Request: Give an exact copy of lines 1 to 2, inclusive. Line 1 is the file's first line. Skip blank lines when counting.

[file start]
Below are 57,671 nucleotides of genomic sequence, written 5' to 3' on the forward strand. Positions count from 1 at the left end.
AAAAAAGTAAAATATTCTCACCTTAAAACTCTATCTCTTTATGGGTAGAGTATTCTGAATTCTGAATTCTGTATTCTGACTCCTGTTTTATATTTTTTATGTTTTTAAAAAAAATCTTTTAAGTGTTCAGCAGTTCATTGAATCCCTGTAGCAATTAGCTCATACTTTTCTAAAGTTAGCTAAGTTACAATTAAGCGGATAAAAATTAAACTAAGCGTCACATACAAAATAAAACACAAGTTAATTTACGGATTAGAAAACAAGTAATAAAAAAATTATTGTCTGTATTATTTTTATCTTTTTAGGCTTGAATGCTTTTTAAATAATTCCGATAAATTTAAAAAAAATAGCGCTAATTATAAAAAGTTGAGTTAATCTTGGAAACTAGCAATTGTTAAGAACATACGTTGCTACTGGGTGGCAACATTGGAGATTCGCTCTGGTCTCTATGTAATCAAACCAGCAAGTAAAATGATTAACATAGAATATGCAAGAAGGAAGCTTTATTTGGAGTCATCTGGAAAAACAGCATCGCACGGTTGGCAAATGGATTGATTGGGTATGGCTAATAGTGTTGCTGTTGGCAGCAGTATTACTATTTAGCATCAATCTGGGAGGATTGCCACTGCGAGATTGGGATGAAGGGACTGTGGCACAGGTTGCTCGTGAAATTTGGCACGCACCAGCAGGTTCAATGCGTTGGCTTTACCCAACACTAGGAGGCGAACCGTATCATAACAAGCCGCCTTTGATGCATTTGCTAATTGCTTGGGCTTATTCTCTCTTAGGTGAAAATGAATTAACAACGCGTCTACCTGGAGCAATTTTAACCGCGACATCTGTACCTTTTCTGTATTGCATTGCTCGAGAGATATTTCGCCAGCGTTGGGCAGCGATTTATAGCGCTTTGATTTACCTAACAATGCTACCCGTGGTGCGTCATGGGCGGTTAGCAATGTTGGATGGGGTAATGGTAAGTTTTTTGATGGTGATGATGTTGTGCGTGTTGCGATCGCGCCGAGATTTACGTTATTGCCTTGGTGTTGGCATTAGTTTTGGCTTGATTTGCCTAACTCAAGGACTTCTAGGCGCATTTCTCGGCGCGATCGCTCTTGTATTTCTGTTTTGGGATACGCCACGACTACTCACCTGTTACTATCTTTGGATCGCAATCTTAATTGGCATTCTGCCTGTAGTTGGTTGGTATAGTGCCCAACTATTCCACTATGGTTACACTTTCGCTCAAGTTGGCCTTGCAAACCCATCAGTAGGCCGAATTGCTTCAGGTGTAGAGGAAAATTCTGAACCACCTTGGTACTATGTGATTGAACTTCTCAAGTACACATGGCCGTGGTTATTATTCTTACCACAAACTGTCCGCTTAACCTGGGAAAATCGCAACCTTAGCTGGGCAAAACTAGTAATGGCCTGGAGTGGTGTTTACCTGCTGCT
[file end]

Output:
Below are 57,671 nucleotides of genomic sequence, written 5' to 3' on the forward strand. Positions count from 1 at the left end.
AAAAAAGTAAAATATTCTCACCTTAAAACTCTATCTCTTTATGGGTAGAGTATTCTGAATTCTGAATTCTGTATTCTGACTCCTGTTTTATATTTTTTATGTTTTTAAAAAAAATCTTTTAAGTGTTCAGCAGTTCATTGAATCCCTGTAGCAATTAGCTCATACTTTTCTAAAGTTAGCTAAGTTACAATTAAGCGGATAAAAATTAAACTAAGCGTCACATACAAAATAAAACACAAGTTAATTTACGGATTAGAAAACAAGTAATAAAAAAATTATTGTCTGTATTATTTTTATCTTTTTAGGCTTGAATGCTTTTTAAATAATTCCGATAAATTTAAAAAAAATAGCGCTAATTATAAAAAGTTGAGTTAATCTTGGAAACTAGCAATTGTTAAGAACATACGTTGCTACTGGGTGGCAACATTGGAGATTCGCTCTGGTCTCTATGTAATCAAACCAGCAAGTAAAATGATTAACATAGAATATGCAAGAAGGAAGCTTTATTTGGAGTCATCTGGAAAAACAGCATCGCACGGTTGGCAAATGGATTGATTGGGTATGGCTAATAGTGTTGCTGTTGGCAGCAGTATTACTATTTAGCATCAATCTGGGAGGATTGCCACTGCGAGATTGGGATGAAGGGACTGTGGCACAGGTTGCTCGTGAAATTTGGCACGCACCAGCAGGTTCAATGCGTTGGCTTTACCCAACACTAGGAGGCGAACCGTATCATAACAAGCCGCCTTTGATGCATTTGCTAATTGCTTGGGCTTATTCTCTCTTAGGTGAAAATGAATTAACAACGCGTCTACCTGGAGCAATTTTAACCGCGACATCTGTACCTTTTCTGTATTGCATTGCTCGAGAGATATTTCGCCAGCGTTGGGCAGCGATTTATAGCGCTTTGATTTACCTAACAATGCTACCCGTGGTGCGTCATGGGCGGTTAGCAATGTTGGATGGGGTAATGGTAAGTTTTTTGATGGTGATGATGTTGTGCGTGTTGCGATCGCGCCGAGATTTACGTTATTGCCTTGGTGTTGGCATTAGTTTTGGCTTGATTTGCCTAACTCAAGGACTTCTAGGCGCATTTCTCGGCGCGATCGCTCTTGTATTTCTGTTTTGGGATACGCCACGACTACTCACCTGTTACTATCTTTGGATCGCAATCTTAATTGGCATTCTGCCTGTAGTTGGTTGGTATAGTGCCCAACTATTCCACTATGGTTACACTTTCGCTCAAGTTGGCCTTGCAAACCCATCAGTAGGCCGAATTGCTTCAGGTGTAGAGGAAAATTCTGAACCACCTTGGTACTATGTGATTGAACTTCTCAAGTACACATGGCCGTGGTTATTATTCTTACCACAAACTGTCCGCTTAACCTGGGAAAATCGCAACCTTAGCTGGGCAAAACTAGTAATGGCCTGGAGTGGTGTTTACCTGCTGCT